About The Trio

the trio

Cautious beginnings

Although the trio was formed in the autumn of 2011, the actual project had already been in a development stage for almost two years. The initial spark came from a song idea originally intended for a rock setting that clearly wanted a different approach. I had always dreamt of writing something akin to the great ‘chansons’ of 50’s and 60’s continental Europe, and it seemed like I was doing just that. As it happens, I eventually rejected that actual song idea (a common occurrence in the writing process), but it gave me enough confidence to try again, and again, and again… until I was finally writing songs that were strong, memorable and most importantly, right for my voice.

Finding the talent

Having decided on the unusual combination of accordion and clarinet as accompanying instruments, I set about trying to find people of the right calibre to perform with. I was confident about the quality of my work, but knew I had little to offer other than the promise of eventual success. The response blew me away! After two separate rounds of Internet searching, cold calling, emailing and auditioning, I had gathered interest from numerous top notch professionals, and found myself spoilt for choice - but I knew exactly who I wanted to work with: Romano Viazzani on accordion and Daniel Broncano on clarinet. It couldn’t have been otherwise.

Something new, something old

It is surprising how many people who have heard the trio are struck by how well the instruments blend to make a sound that so few are used to. To me it was always obvious. The piano, accordion and clarinet are like diplomats from different but allied nations. As one is percussive the other can be bright, the other mellow. As one is rich the other can be thin, the other airy. There is so much to work with, so much character and colour in the sound. And, importantly, that sound serves the dark, robust tonality of my voice in a seemingly perfect match. Add to this a determined effort to make creative use of the rhythms and melodic phrasing of mid-20th century European popular song – waltzes, tangos, ballads, marches – and the result is something both old and new, and above all, something profoundly satisfying.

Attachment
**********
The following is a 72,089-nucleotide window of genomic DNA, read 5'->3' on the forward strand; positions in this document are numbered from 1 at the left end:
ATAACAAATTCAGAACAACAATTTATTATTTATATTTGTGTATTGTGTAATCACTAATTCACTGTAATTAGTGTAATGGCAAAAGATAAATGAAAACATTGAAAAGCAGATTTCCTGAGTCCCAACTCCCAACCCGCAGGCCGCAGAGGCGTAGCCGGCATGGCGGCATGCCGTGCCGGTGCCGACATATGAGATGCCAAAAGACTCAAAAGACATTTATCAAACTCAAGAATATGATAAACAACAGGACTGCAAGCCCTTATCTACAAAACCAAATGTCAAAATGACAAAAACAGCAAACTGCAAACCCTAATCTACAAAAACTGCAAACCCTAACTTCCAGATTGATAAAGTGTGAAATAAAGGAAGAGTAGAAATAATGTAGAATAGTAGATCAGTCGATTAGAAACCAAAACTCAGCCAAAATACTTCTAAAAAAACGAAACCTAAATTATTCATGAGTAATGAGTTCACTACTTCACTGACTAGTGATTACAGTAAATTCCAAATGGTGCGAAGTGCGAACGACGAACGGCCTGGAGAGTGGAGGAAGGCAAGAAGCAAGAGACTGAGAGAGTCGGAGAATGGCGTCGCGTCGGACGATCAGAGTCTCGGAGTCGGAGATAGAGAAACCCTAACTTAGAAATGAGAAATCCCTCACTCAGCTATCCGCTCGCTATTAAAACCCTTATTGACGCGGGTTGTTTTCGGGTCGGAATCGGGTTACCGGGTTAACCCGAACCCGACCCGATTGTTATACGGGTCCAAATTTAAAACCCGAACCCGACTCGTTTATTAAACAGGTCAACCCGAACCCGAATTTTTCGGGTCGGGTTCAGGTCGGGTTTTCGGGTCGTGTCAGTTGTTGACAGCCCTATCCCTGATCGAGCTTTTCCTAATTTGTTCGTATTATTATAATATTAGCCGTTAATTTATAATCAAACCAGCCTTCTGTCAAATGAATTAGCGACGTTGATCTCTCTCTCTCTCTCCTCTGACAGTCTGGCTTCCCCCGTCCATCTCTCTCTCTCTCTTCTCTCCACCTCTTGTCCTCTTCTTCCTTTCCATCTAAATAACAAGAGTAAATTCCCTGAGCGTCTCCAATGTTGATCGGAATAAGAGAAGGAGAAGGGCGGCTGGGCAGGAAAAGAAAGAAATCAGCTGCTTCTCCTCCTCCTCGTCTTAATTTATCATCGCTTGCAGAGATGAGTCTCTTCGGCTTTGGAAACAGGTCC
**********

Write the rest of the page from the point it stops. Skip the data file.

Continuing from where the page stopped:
Daniel Broncano

daniel broncano

Acclaimed for his “dazzling virtuosity” and “inventive playing”, Spanish clarinettist Daniel Broncano is rapidly emerging as an excit- ing young soloist and recitalist. He has recently been the recipient of numerous awards and prizes: Making Music Award for Young Concert Artists (2011), the Madrid Youth Orchestra Soloists’ Competition, the Clarinet and Saxophone Society Competition (2010), and the Trinity Soloists’ Competition (2010) amongst others. Daniel’s recent performances as a soloist include concertos by Nielsen, Weber and Mozart. He has also recorded the Copland Clarinet Concerto for BBC3 and has appeared as a soloist at the Aberystwyth Music Festival 2011 with the Orion Symphony Orchestra performing Spohr’s 4th Clarinet Concerto. His wide recital experience has been shaped together with the German pianist Johannes Mnich. The Broncano/Mnich Duo has performed extensively in the UK, Spain and Germany. Daniel was born in Madrid in 1986 and studied there with Justo Sanz and in Paris with Nicolas Baldeyrou. He has recently finished both a Masters’ Course at Trinity Laban Conservatoire of Music & Dance, and an Artist Diploma at the Royal College of Music, the latter thanks to a full Ibercaja/Mackerras Scholarship. In February 2013 he performed with the Royal Philharmonic Orchestra in a production of Bizet’s Carmen at The Royal Albert Hall.

Romano Viazzani

romano viazzani

The solo career of British-born Romano Viazzani has included many concerts at festivals, concert halls and accordion clubs all over the UK from the National Portrait Gallery to Aberdeen Arts Centre as well as in Europe. In 2001 he composed and performed his Concerto for Accordion and Orchestra at Wembley Conference Centre with the BBC Concert Orchestra which was broadcast on BBC Radio 3. Between 2002 and 2007 he was part of the hugely successful Gilad Atzmon and the Orient House Ensemble appearing at venues such as Leipzig Opera House, Hamburg Opera House, Barbican Hall (London), the Queen Elizabeth Hall (London) as well as on TV and Radio broadcasts in the UK, Germany, Switzer- land, Ireland, Greece and Romania. In the Classical world he has worked with The Royal Liverpool Philharmonic Orchestra as well as their Chamber Ensemble 10-10 and in the Rock and Pop world has worked with Phil Manzanera (Roxy Music) and Grace Jones. He currently performs regularly with cabaret projects led by English vocalist Joanna Strand and by Anglo-French vocalist Bethany Jameson, as well as with singer Gabrielle Ducomble, and with David Vaughan. He has also recently created the Romano Viazzani Ensemble performing work from tango composers such as Piazzolla as well as other new music.